Driving my daughter to preschool recently, we noticed our local Wendy’s – the one where my kids like to go for Jr. Frosty’s on hot summer days – was closed for renovation. The sign on the temporary chain-link fence read:
CLOSED FOR A REFRESH
In the meantime, please visit us
on Perry Highway in Wexford
So imagine our surprise the next morning when we drove by and found the building completely demolished
. One big heap of rubble lying on the ground, surrounded by backhoes and wrecking balls.
When I read the sign, “Closed for a Refresh,” I imagined renovated bathrooms and reupholstered booths. But The Wendy’s Company apparently intends to rebuild from the ground up! And they are willing to invest significant dollars and risk loosing business for several weeks to make it happen. I’d say they take this “refresh” thing surprisingly seriously!
It got me thinking. I hear a lot of talk, in my job, about revitalizing the church. Nearly everyone agrees – from local church members to clergy to denominational executives – that we need revitalization. We want to grow, to reach new people, to have more children in the church. We want a refresh.
But when we think about what it means to refresh, we think small. We change the Sunday School curriculum. Add praise band songs at the beginning of our worship service. Install a projector and screen. Move Vacation Bible School from morning to evening. We might add a new small group or engage a new mission project.
Those are great things – all of them. Sometimes changes like those help us to engage our community in new ways and share the Gospel with more people. But I wonder: when is it time to build from the ground up? When it is time to create something brand new?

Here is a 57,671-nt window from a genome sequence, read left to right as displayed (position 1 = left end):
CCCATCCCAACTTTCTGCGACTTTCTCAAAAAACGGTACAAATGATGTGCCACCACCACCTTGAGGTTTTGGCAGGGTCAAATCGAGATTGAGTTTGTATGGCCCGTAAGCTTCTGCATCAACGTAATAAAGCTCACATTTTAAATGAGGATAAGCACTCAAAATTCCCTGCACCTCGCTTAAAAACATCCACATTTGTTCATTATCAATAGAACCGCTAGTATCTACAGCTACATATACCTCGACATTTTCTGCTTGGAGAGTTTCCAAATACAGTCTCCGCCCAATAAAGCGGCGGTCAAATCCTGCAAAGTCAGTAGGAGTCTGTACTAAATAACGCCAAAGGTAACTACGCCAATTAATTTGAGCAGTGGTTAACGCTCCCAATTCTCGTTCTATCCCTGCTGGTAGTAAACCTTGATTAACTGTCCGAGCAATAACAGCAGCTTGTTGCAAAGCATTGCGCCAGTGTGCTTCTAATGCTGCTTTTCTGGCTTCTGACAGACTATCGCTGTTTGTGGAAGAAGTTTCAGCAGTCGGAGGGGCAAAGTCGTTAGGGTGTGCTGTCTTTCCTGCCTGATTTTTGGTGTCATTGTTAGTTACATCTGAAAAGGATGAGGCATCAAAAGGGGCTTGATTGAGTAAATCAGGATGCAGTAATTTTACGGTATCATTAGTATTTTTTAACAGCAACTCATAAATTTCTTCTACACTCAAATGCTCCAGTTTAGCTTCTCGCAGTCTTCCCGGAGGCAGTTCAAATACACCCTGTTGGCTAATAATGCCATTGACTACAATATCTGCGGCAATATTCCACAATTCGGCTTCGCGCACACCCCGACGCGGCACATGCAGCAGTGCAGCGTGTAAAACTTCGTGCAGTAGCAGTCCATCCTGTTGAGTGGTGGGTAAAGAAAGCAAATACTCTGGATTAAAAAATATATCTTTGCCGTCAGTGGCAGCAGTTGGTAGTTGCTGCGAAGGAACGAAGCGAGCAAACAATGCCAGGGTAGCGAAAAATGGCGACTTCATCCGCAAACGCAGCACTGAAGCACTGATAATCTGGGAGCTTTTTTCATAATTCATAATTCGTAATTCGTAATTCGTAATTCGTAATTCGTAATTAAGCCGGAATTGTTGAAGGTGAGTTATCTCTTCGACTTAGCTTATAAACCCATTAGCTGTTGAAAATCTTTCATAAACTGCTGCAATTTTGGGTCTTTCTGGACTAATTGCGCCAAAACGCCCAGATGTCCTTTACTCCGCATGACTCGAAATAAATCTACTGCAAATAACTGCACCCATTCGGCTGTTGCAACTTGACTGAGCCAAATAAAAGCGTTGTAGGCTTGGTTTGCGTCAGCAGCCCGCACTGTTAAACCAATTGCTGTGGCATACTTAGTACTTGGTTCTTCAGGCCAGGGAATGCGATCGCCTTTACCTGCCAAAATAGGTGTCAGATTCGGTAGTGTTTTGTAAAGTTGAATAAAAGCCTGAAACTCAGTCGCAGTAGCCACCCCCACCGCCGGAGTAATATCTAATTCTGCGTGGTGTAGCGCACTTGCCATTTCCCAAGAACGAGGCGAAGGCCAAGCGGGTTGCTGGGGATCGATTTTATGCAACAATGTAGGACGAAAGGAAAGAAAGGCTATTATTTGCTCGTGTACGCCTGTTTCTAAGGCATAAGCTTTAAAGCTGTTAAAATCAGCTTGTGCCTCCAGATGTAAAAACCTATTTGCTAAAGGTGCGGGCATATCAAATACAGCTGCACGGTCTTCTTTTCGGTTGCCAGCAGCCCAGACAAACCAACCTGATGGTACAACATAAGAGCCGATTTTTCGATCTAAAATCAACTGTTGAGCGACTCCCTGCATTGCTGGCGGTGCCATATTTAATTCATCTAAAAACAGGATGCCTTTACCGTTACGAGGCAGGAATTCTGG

When I speak of starting new churches, the inevitable question that follows is this: Why should we start new churches, when we have so many already? Shouldn’t we invest in them?
My answer is yes, absolutely, we should invest in our existing congregations. We should and we do. Your Conference staff members love to talk with existing congregations about everything from discipleship and prayer to missions and evangelism. We’ll work alongside you to develop a discipleship process, strengthen stewardship and educate about evangelism. Yes, we invest in our current congregations!
And, sometimes it’s also time to build from the ground up. Data shows that new churches reach unchurched people more effectively than existing congregations (see, for example, the conference statistics shared in Robert Schnase’s Seven Levers). New churches also reach younger and more diverse people more quickly than other congregations. New congregations naturally speak to the culture around them and experiment with new ways of doing things, because they don’t yet have an established “way we always did it.” New churches more readily focus outward on the community because they don’t yet have an inward structure on which to focus.
And do you know what else? New churches point people to our existing churches, too. That line at the bottom of the Wendy’s sign: “In the meantime, please visit us at…” That’s something new churches say all the time. It is not uncommon for a new church to say, “we don’t have enough teens for a youth group yet, but we know of a church across town that has a great group!” Or, “we aren’t worshipping in that style, but First Church is. Can I introduce you to their pastor?” Often, a growing new church in a community brings growth to the churches around it, too.
Sometimes, we need to build from the ground up. It makes us all stronger.
So please…when you hear, “Coming soon! A new church near you!” – don’t panic. Call me if you want to talk about what it means for you and your church. I’d love to explore that together. But mostly, remember that we’re all in this disciple-making, Gospel-sharing, love-offering mission together!